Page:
Understanding Towing Capacities on Light-Duty Ram 1500
If you are new to the truck world because you just got an RV or a boat that will need to be towed, truck shopping can be a little confusing. What affects towing capacity? How is it that two trucks with the same engine have different towing capacities? Why does a smaller engine have a bigger towing capacity? We’ll try to help you understand some of the key factors that affect towing capacity on the Ram 1500 lineup.
The biggest factor out of many factors in a truck’s towing capacity is the engine. Generally speaking, a bigger engine can tow more, but that also depends on the type of fuel the engine uses, such as diesel or gas.
In the case of Ram’s light duty truck lineup, the Ram 1500, there are three different engines and they all have different towing capacities.
The base engine on the lineup is the 3.6-liter Pentastar V6 engine. This engine generates 305 horsepower and 269 lb-ft of torque and has a towing capacity ranging from 4,850 (3.21 axle ratio) to 7,100 pounds (3.55 axle ratio).
Also on the Ram 1500 lineup is the Ram EcoDiesel engine and it is a 3.0-liter EcoDiesel V6 engine. This engine actually has a smaller displacement and produces lower maximum horsepower than the larger 3.6L Pentastar engine, but it produces a lot more torque, 420 lb-ft of torque, and it has a much higher towing capacity ranging from 8,300 pounds (3.55 axle ratio) and 9,300 pounds (3.92 axle ratio).
The reason the 3.0L EcoDiesel is able to tow more is because the engine is a diesel engine and diesel engines produce more torque, and torque is essential when it comes to towing capacity. Additionally, diesel engines burn cleaner and slower, so diesel engines typically have a better fuel economy than a gas-powered truck that is the same size. The Ram EcoDiesel engine gives the Ram 1500 best-in-class fuel economy of 21 mpg in the city and 29 mpg on the highway.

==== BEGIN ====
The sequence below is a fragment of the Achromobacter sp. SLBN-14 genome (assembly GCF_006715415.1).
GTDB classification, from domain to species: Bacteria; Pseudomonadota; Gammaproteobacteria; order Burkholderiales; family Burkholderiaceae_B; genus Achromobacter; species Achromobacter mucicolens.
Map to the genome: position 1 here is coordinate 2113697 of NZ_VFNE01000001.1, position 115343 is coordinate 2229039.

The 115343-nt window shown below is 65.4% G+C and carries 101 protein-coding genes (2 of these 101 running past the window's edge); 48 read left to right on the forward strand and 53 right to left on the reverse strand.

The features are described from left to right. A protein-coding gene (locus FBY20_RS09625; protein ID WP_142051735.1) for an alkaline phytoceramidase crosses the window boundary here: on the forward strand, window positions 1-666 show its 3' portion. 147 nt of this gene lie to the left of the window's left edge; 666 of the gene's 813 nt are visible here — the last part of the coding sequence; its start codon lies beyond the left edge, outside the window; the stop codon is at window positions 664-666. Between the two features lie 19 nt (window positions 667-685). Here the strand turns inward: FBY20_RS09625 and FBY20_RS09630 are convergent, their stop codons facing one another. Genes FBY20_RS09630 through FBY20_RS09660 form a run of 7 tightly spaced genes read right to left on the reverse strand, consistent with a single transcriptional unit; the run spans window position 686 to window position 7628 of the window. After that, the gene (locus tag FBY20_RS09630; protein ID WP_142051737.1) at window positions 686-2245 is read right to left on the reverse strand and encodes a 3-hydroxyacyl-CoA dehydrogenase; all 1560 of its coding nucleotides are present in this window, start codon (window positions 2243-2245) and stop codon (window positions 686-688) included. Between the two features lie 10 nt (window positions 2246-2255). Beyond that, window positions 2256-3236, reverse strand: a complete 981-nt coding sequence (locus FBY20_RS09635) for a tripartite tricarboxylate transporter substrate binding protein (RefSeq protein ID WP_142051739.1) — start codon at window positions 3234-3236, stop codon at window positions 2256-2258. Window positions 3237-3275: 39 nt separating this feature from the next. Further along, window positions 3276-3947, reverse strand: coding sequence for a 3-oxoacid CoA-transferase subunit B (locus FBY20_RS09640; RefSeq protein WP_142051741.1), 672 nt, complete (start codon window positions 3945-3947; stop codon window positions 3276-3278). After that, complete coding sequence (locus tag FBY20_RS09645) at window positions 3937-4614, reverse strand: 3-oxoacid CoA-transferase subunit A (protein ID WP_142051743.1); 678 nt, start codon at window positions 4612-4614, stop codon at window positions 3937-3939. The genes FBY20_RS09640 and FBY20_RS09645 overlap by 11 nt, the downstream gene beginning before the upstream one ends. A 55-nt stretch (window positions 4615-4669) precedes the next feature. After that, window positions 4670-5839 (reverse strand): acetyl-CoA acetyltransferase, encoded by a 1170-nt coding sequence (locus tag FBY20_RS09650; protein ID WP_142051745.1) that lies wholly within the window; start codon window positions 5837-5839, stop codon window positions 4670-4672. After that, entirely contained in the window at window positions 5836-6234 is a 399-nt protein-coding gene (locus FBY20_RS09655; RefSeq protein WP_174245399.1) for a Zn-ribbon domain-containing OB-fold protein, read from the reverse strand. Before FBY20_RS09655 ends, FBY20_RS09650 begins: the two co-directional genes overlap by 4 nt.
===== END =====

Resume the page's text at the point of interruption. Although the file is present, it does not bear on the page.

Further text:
The largest and the most powerful engine on the Ram 1500 lineup is the 5.7-liter HEMI V8 engine and it produces produces 395 horsepower and 410 lb-ft of torque. This engine has a towing capacity ranging from 8,550 pounds (3.21 axle ratio) to 10,700 pounds (3.92 axle ratio).
In addition to engine size, axle ratio is another key component to towing capacity. A truck with a higher axle ratio can produce more torque and acceleration at lower speeds, which is very important when towing.
On the Ram 1500 lineup, there are three available axle ratios – 3.21, 3.55 and 3.92. The base axle ratio on 4×2 gas trucks is 3.21, 4×4 gas trucks is 3.55 and the biggest axle ratio on 4×4 or 4×2 gas trucks is 3.92. The base axle ratio on 4×4 or 4×2 diesel trucks is 3.55 and the biggest axle ratio on 4×4 or 4×2 diesel trucks is 3.92.
As shown in the previous section, larger axle ratios can substantially increase towing capacity. The max towing capacity of a Ram 1500 with a 3.6L Pentastar engine goes from 4,850 pounds with a 3.21 axle ratio to 7,100 pounds with a 3.55 axle ratio — which is almost a 50 percent increase. The percentage increase is not quite as significant with the 5.7L HEMI engine. With the 5.7L HEMI the 3.55 axle ratio provides a 25 percent increase in towing capacity in comparison to the 3.21 axle ratio.
It Is What It Is
Another thing that affects towing capacity is the weight of a truck and all of its parts. The more a truck weighs, the less it will be able to tow because the max towing capacity is what it is and more weight will subtract from the total number.
A truck’s cab size changes the weight of a vehicle. The available cab sizes on the Ram 1500 are the two-door, three-passenger regular cab, four-door, six-passenger quad cab and the bigger, four-door, six-passenger crew cab. Since the crew cab is bigger, it will have the lowest towing capacity of all three cab sizes, but the change is only a fairly small amount ranging from 100-300 pounds.